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Trips to Nepal cancelled by Tour Operators following Devastating Earthquake


Nepal has always been on my "Must Visit" lists ever since a few of my friends visited there in recent years. I'm not sure if I can climb Mount Everest but the mountain trails with picturesque views attract me. It was devastating to hear about the earthquake there that destroyed many homes and took so many lives.

Ever since Nepal first opened its borders to outsiders in the 1950s, this tiny mountain nation has had an irresistible mystical allure for travellers. Today, legions of trekkers are drawn to the Himalaya’s most iconic and accessible hiking, some of the world’s best, with rugged trails to Everest, the Annapurnas and beyond. Nowhere else can you trek for days or even weeks in incredible mountain scenery, secure in the knowledge that a hot meal, cosy lodge and warm slice of apple pie await you at the end of the day. Nepal is nirvana for mountain lovers.

Other travellers are drawn here by the adrenaline rush of rafting down a roaring Nepali river or bungee jumping into a bottomless Himalayan gorge. Canyoning, climbing, kayaking, paragliding and mountain biking all offer a rush against the backdrop of some of the world’s most dramatic landscapes.

According to The Guardian, at least 3,617 people are known to have died when the 7.9 magnitude earthquake struck on Saturday and the number is expected to rise as rescue efforts continue across the Himalayan region.

Foreign Secretary Philip Hammond said that several hundred British nationals are usually in Nepal at this time of the year.

“We expect that almost certainly some will have been caught up in the earthquakes,” he said. “But at this moment we have no reports of any British nationals killed or injured. The Foreign Office is urgently deploying additional consular response teams from London and Delhi to reinforce our embassy staff and looking at what else we can do.”


At least 17 people are believed to have been killed and 61 injured when an avalanche hit Everest base camp. Tour operator Jagged Globe, which has been running mountaineering expeditions to Everest since 1993, confirmed on Saturday that one of its team members, Daniel Fredinburg, was among those killed on the mountain. Two other team members were injured and were evacuated by helicopter on Sunday.

The operator confirmed this morning that it had now made contact with the three teams it currently has in Nepal and that all were safe and well.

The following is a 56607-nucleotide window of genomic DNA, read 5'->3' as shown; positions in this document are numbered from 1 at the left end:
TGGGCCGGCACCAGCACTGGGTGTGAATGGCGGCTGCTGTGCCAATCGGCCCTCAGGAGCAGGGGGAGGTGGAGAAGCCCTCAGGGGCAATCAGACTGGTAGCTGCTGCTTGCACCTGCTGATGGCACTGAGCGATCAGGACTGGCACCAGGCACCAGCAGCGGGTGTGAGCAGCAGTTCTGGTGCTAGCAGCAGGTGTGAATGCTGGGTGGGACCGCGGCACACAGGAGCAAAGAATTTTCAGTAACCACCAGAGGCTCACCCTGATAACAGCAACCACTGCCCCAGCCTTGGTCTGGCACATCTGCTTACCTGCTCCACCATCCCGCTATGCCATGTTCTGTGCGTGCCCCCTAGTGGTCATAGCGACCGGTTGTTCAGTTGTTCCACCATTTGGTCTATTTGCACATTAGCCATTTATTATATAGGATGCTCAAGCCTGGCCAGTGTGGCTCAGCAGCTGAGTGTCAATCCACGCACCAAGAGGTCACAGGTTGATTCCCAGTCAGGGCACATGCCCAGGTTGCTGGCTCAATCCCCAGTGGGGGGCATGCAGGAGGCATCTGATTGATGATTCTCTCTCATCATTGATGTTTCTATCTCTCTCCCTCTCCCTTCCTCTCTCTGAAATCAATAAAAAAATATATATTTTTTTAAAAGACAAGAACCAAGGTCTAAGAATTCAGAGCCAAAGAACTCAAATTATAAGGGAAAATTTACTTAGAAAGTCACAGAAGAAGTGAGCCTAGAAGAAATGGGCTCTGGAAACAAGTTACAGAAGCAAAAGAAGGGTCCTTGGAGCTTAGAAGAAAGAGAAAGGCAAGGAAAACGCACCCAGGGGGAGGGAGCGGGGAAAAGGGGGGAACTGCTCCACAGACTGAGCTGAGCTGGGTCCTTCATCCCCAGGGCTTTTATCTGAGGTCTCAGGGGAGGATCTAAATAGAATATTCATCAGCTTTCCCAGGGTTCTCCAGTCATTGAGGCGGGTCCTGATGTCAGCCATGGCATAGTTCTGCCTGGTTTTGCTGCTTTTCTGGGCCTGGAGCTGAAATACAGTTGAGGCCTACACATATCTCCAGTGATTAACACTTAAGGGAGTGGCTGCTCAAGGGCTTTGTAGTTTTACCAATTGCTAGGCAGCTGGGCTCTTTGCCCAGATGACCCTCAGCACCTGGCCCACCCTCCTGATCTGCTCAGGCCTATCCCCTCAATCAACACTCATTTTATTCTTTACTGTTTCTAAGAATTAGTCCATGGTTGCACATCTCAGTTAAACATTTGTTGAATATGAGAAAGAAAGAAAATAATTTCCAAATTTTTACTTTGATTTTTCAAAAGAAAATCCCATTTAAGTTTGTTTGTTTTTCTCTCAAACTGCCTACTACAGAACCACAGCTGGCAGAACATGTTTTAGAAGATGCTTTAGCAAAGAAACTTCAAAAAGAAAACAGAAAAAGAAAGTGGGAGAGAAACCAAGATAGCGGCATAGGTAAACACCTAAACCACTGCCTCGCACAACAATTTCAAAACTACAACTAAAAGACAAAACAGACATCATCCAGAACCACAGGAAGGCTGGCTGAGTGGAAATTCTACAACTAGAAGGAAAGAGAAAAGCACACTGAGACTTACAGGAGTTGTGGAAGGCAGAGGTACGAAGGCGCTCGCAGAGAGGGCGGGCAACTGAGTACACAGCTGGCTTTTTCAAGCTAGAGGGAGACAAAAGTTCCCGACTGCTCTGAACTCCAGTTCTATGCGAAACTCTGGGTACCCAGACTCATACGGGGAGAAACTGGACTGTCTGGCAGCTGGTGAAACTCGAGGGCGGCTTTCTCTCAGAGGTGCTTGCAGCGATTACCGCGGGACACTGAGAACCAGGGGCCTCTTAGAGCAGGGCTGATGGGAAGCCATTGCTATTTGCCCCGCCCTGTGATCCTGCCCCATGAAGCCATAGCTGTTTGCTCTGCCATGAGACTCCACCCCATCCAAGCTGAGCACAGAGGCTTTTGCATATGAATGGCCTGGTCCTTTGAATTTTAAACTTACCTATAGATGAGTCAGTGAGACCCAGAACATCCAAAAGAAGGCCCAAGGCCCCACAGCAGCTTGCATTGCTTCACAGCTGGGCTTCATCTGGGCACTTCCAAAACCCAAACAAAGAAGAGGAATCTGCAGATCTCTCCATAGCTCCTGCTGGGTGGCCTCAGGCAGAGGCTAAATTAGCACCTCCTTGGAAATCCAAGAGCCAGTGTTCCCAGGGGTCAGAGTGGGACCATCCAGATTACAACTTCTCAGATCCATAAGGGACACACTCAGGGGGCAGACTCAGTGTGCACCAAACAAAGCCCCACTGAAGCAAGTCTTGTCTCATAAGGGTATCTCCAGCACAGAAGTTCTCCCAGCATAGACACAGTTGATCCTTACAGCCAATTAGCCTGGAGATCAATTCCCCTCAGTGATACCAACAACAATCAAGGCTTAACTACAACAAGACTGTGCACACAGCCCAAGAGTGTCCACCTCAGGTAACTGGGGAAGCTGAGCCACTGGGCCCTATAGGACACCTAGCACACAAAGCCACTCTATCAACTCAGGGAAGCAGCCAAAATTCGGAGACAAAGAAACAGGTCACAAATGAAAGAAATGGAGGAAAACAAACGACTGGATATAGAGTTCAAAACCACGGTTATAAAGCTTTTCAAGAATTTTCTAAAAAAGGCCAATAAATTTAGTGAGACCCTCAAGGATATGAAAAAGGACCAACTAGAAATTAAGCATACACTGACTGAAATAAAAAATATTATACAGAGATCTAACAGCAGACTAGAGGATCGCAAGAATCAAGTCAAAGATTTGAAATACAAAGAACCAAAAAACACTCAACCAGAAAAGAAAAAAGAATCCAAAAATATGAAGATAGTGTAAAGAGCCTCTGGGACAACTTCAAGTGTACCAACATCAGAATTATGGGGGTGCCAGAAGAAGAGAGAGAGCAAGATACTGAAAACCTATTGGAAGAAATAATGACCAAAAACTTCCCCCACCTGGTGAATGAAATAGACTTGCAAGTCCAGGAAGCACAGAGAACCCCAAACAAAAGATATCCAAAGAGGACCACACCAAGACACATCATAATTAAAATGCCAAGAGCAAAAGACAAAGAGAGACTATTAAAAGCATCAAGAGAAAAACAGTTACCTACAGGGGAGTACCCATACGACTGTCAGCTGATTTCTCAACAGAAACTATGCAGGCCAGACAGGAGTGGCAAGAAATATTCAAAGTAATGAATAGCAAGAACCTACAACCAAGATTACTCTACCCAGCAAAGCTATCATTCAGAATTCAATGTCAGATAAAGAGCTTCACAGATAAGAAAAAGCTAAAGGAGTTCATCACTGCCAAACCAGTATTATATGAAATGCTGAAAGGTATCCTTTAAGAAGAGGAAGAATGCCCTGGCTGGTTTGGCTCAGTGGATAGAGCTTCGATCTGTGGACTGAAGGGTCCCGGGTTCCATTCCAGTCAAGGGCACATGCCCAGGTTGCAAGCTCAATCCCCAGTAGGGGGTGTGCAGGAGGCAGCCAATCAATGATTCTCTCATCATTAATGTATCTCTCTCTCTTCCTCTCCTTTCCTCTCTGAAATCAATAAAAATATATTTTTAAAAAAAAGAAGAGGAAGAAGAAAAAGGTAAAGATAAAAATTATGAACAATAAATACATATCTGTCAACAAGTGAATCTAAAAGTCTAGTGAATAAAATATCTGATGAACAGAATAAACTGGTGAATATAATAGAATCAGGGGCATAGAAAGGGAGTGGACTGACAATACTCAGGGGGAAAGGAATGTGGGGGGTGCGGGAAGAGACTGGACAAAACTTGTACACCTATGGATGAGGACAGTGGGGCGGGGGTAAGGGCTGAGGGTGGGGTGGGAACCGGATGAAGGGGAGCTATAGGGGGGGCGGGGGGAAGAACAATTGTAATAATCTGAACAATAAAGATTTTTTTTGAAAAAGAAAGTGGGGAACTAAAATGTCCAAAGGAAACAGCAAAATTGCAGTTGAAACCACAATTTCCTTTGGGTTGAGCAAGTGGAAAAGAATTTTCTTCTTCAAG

Exodus, which also run trips to Nepal, was able to establish over the weekend that that all 55 of its customers and team leaders on trips there are safe. Most are now trying to return home, while those on the Tibetan side of Everest, which was less affected, may continue their treks in Tibet.

The operator has cancelled all trips to Nepal for the next three weeks and is offering customers a refund or transfer. It hopes to be able to resume trips in May or June and will be “keeping a close eye” on Foreign Office guidance.

Intrepid Travel, which had 160 customers, including 24 British citizens, in Nepal when the earthquake struck was also able to confirm all its customers are safe. It is currently establishing a means for them to return home, however damage to infrastructure means it could be several days before it is possible for them to leave the country.

Intrepid has cancelled all trips until May 11 and is offering refunds or transfers to those with upcoming bookings. The operator has launched an appeal to support the emergency relief effort in Nepal through its not-for-profit organisation, The Intrepid Foundation. UK managing director Michael Edwards described the situation as “heartbreaking”.

Jae Hopkins, marketing director at Exodus, said: “Most people know this is a very one-off situation. Good tourism to the area can be a very positive thing, bringing money to communities, and we support a lot of community groups there. We’ll be stepping up our funding for these projects.”

A spokesperson for Intrepid Travel said: “People travelling to Nepal usually understand there is an element of risk, but it is difficult to say at this stage what the long term affect will be on tourism to the region.”

According to The Star, no Malaysians were injured or killed by the earthquake that struck central Nepal Saturday morning.

The Malaysian Foreign Affairs Ministry said its offices in Kathmandu and New Delhi, India called up all Malaysians registered with them and found that they were safe.

A spokesman said that this was based off an initial report, and that the embassy in Kathmandu said aftershocks continued in areas near the capital.

He added that a group of climbers from Universiti Teknologi Malaysia (UTM) hiking up Mount Everest were safe, despite an avalanche in the area.

He said that they were now at the mountain's base camp.

"We urge Malaysians in Kathmandu and affected areas to be calm, stay in a safe place and give full cooperation to Nepalese authorities," he said.

He added that local services there such as telecommunications were being fully mobilised to aid ongoing rescue efforts.

Malaysia is sending 30 members of an elite rescue team along with 20 medical doctors to help in the rescue and relief efforts for the Nepal earthquake, Malaysian Prime Minister Najib Razak announced on Sunday.



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